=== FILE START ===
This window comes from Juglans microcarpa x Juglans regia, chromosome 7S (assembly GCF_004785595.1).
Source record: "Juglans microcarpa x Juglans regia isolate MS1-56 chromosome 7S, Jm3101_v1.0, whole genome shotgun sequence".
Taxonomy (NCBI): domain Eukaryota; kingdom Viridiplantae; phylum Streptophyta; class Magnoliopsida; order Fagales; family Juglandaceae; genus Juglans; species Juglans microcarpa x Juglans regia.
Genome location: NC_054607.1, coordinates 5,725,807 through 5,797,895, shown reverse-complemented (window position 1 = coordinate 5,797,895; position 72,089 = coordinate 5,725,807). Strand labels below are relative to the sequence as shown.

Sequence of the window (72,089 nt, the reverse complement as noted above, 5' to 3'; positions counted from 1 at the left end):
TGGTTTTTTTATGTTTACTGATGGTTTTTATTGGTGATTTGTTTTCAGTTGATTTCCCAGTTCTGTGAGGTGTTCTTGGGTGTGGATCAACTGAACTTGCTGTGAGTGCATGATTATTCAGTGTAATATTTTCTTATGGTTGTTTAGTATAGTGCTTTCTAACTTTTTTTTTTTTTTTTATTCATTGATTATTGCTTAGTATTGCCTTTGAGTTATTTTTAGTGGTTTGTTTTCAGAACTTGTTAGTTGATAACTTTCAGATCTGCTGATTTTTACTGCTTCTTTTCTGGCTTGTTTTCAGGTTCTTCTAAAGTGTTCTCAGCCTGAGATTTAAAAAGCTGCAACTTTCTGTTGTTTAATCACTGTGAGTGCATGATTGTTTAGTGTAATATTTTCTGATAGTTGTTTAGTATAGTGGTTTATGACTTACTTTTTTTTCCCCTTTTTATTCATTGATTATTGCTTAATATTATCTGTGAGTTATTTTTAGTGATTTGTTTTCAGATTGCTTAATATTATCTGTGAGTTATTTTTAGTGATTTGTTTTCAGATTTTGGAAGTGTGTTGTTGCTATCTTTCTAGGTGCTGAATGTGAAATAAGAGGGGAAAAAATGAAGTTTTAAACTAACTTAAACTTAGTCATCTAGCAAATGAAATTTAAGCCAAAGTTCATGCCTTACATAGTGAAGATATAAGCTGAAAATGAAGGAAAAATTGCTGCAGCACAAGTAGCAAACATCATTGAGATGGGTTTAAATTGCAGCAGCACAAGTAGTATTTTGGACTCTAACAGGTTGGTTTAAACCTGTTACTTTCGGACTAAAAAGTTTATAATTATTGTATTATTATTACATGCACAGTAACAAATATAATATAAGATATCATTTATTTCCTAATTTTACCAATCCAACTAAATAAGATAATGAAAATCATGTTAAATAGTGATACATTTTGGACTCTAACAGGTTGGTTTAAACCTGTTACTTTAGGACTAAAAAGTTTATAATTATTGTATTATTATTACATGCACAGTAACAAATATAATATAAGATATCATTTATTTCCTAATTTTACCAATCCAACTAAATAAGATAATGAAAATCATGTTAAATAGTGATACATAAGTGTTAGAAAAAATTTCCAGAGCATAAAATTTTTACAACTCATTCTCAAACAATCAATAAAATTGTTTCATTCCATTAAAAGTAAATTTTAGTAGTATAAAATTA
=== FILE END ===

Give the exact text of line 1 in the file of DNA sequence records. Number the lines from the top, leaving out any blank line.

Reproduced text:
This window comes from Juglans microcarpa x Juglans regia, chromosome 7S (assembly GCF_004785595.1).